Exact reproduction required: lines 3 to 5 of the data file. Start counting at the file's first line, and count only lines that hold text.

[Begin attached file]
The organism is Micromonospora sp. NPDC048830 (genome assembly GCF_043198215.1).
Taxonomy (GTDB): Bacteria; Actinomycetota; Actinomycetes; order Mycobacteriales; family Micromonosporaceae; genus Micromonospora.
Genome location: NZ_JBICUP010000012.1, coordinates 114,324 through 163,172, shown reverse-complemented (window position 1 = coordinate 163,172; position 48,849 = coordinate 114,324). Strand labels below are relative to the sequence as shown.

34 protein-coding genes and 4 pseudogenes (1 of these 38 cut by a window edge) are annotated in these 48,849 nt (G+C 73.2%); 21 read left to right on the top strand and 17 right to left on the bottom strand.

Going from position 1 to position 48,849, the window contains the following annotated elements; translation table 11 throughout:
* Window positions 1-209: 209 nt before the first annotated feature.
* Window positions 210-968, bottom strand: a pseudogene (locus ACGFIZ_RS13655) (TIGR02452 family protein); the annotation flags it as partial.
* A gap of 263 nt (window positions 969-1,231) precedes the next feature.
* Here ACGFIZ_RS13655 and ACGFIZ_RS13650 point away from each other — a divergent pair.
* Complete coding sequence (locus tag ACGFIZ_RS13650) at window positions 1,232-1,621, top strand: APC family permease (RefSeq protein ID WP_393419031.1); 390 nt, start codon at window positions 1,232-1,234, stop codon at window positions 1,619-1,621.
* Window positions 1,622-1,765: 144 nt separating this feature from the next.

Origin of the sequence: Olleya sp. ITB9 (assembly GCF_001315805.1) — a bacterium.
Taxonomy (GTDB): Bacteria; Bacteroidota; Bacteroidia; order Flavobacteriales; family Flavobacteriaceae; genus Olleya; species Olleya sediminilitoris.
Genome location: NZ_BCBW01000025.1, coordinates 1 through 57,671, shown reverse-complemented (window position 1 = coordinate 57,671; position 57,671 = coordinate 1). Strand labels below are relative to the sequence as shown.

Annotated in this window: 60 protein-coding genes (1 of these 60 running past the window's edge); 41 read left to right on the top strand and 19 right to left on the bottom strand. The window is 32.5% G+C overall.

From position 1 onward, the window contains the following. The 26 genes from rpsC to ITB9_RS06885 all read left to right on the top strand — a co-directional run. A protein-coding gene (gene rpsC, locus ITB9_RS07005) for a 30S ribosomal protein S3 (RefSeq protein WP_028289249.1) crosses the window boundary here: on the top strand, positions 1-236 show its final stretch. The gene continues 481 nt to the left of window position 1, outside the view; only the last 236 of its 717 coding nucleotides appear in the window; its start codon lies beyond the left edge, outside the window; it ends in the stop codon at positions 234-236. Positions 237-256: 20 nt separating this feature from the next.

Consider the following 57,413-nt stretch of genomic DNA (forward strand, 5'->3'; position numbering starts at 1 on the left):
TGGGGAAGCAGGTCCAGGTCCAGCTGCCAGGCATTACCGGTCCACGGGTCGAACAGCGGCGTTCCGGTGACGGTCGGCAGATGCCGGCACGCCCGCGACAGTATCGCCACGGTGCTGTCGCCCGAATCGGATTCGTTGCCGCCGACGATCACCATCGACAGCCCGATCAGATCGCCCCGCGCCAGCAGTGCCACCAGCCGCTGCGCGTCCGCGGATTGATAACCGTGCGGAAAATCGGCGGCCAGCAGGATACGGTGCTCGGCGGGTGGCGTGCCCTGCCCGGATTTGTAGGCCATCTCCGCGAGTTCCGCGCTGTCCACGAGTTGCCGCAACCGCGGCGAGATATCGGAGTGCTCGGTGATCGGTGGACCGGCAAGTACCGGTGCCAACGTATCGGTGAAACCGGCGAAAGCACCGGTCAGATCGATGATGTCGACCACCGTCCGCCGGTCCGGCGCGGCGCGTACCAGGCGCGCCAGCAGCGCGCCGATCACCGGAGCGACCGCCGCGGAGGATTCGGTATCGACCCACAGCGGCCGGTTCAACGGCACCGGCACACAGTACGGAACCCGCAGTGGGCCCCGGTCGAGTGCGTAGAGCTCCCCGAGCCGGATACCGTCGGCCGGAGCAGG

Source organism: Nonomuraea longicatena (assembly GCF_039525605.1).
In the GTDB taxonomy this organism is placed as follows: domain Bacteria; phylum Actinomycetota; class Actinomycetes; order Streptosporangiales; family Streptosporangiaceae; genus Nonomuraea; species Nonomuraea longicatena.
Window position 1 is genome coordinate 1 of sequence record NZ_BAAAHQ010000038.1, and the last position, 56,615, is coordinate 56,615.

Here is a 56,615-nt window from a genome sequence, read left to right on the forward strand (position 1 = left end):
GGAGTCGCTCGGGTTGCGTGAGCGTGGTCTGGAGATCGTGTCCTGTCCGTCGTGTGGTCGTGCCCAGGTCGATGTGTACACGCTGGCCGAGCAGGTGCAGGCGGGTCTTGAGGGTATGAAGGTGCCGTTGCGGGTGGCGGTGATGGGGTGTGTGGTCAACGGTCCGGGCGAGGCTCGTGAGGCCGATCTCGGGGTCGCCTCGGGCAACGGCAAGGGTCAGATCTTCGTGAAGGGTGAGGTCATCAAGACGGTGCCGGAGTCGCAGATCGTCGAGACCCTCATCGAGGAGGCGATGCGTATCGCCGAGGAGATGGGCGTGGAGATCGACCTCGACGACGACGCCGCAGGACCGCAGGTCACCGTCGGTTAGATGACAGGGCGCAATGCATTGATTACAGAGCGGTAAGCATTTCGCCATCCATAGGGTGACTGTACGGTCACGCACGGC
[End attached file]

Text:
Genome location: NZ_JBICUP010000012.1, coordinates 114,324 through 163,172, shown reverse-complemented (window position 1 = coordinate 163,172; position 48,849 = coordinate 114,324). Strand labels below are relative to the sequence as shown.

34 protein-coding genes and 4 pseudogenes (1 of these 38 cut by a window edge) are annotated in these 48,849 nt (G+C 73.2%); 21 read left to right on the top strand and 17 right to left on the bottom strand.

Going from position 1 to position 48,849, the window contains the following annotated elements; translation table 11 throughout: